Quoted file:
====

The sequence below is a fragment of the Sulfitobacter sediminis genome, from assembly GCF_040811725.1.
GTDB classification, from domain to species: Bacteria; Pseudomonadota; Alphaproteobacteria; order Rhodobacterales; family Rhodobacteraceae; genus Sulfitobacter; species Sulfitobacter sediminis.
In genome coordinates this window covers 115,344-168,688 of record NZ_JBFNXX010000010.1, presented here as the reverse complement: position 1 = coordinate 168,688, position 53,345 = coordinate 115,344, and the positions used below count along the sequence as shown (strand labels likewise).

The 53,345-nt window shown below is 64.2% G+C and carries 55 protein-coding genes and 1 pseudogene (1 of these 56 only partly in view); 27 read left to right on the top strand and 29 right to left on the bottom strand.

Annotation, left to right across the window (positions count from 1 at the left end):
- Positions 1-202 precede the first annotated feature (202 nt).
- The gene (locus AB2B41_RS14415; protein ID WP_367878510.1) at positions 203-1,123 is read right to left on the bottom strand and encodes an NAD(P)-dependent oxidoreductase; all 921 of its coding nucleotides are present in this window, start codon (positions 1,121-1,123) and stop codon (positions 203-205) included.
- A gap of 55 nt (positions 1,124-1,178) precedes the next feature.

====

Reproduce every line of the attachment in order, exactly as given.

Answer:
The sequence below is a fragment of the Sulfitobacter sediminis genome, from assembly GCF_040811725.1.
GTDB classification, from domain to species: Bacteria; Pseudomonadota; Alphaproteobacteria; order Rhodobacterales; family Rhodobacteraceae; genus Sulfitobacter; species Sulfitobacter sediminis.
In genome coordinates this window covers 115,344-168,688 of record NZ_JBFNXX010000010.1, presented here as the reverse complement: position 1 = coordinate 168,688, position 53,345 = coordinate 115,344, and the positions used below count along the sequence as shown (strand labels likewise).

The 53,345-nt window shown below is 64.2% G+C and carries 55 protein-coding genes and 1 pseudogene (1 of these 56 only partly in view); 27 read left to right on the top strand and 29 right to left on the bottom strand.

Annotation, left to right across the window (positions count from 1 at the left end):
- Positions 1-202 precede the first annotated feature (202 nt).
- The gene (locus AB2B41_RS14415; protein ID WP_367878510.1) at positions 203-1,123 is read right to left on the bottom strand and encodes an NAD(P)-dependent oxidoreductase; all 921 of its coding nucleotides are present in this window, start codon (positions 1,121-1,123) and stop codon (positions 203-205) included.
- A gap of 55 nt (positions 1,124-1,178) precedes the next feature.